Many homeowners choose casement windows as an alternative to more traditional double hung windows. A casement window consists of one or more individual sashes that are attached to the walls using hinges; allowing the windows to swing open and closed.
Traditionally casement windows were subdivided by glazing bars that joined together the smaller panes of glass and earlier designs of casement windows involved the ‘opening part’ of the window being made from iron with lead latticing around the frame. By the late eighteenth century, the entire window was made from timber.
In the nineteenth century, designs of the window were occasionally elaborated for more gothic style buildings and included an average of six panes of glass. Now, since technology has improved, casement windows are normally made up of two panes of glass with just one horizontal bar.
The construction of traditional casement windows
Traditional casement windows are made using very solid timber, joined by using conventional joints. However, some timber casement windows today are made using more modern techniques, including machined or engineered windows. By employing the use of solid timber you can ensure that the casement window is suited to older, period buildings without losing any character.
Double glazing is naturally a more modern idea and is reasonably new when it comes to casement windows. It is employed for thermal efficiency and is now a building regulation of all new builds. However, due to recent advances in technology, the thickness of the double glazing glass has reduced significantly.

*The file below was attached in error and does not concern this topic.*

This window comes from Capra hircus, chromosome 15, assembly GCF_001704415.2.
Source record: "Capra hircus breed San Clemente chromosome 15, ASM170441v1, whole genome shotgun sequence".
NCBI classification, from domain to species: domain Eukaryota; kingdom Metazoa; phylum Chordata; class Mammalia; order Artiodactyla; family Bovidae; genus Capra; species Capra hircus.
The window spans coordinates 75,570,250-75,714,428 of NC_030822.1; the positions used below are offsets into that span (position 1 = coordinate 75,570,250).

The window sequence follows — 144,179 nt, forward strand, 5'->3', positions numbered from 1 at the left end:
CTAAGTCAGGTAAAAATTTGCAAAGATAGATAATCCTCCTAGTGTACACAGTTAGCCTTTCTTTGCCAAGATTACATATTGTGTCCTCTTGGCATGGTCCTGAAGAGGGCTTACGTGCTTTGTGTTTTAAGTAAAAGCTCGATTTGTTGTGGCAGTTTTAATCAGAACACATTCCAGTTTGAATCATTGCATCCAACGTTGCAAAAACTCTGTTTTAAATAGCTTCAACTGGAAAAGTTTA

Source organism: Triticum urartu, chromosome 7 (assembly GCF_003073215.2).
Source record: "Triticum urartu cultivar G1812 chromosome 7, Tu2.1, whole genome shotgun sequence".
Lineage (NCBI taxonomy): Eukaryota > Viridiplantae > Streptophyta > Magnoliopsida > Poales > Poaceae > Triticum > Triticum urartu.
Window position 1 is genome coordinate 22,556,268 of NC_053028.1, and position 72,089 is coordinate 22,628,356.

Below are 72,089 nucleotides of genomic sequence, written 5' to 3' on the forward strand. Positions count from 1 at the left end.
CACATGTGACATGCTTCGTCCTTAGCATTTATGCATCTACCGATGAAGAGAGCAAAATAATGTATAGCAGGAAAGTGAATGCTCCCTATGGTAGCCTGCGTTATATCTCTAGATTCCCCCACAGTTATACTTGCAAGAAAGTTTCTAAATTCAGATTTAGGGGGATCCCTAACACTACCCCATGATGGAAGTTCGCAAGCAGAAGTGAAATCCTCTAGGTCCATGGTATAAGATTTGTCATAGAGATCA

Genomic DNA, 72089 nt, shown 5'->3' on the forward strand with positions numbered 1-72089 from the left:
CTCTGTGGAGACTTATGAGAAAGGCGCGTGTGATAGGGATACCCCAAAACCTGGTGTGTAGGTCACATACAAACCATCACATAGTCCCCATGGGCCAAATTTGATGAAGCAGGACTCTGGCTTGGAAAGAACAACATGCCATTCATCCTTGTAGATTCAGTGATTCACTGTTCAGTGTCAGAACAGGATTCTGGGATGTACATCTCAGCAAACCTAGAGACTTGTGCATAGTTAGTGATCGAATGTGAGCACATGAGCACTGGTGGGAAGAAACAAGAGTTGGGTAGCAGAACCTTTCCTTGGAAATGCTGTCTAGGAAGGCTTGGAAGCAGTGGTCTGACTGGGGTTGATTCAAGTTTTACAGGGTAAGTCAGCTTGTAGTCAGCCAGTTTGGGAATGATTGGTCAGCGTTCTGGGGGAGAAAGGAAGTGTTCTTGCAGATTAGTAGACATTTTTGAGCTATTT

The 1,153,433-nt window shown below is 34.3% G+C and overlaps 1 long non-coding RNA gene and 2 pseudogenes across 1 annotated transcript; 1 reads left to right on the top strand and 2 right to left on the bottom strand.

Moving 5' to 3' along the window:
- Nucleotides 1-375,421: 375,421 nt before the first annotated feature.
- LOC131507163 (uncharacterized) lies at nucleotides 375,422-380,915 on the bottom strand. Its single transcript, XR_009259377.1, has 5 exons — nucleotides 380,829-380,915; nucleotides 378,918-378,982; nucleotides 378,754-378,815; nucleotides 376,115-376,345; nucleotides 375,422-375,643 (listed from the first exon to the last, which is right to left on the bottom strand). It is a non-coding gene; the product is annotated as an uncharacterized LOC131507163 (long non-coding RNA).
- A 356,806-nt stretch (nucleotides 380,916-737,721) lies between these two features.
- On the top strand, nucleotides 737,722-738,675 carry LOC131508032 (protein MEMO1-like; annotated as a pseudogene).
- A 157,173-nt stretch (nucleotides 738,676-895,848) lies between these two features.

Painting casement windows
Traditionally, casement windows were made from oak and therefore were left unpainted. However, timber casement windows are now often painted – with white being the most popular colour.
This does vary somewhat depending on location and if you travel to the Cotswolds area you will notice that the most popular colours of casement windows are cream, pale blue, slate green and grey.
Variety of designs
There are a variety of designs available for casement windows, this includes: a range of finishes, colours and accessories. You can also add a number of optional extras to your windows such as surface grills or lead grills.
With the use of different designs and extras you can ensure your windows stand out.
Casement windows provide higher security due to the fact they are extremely difficult to break into. The locks on the windows are hook-shaped and are embedded within the window frame ensuring they are difficult to get hold of.
It can be challenging to open a heavy double hung window as it takes two hands which can be difficult for someone with a physical disability. However, casement windows have a crank mechanism which allows for single-handed operation. Due to their convenient nature, many home owners decide to install them in hard to reach areas.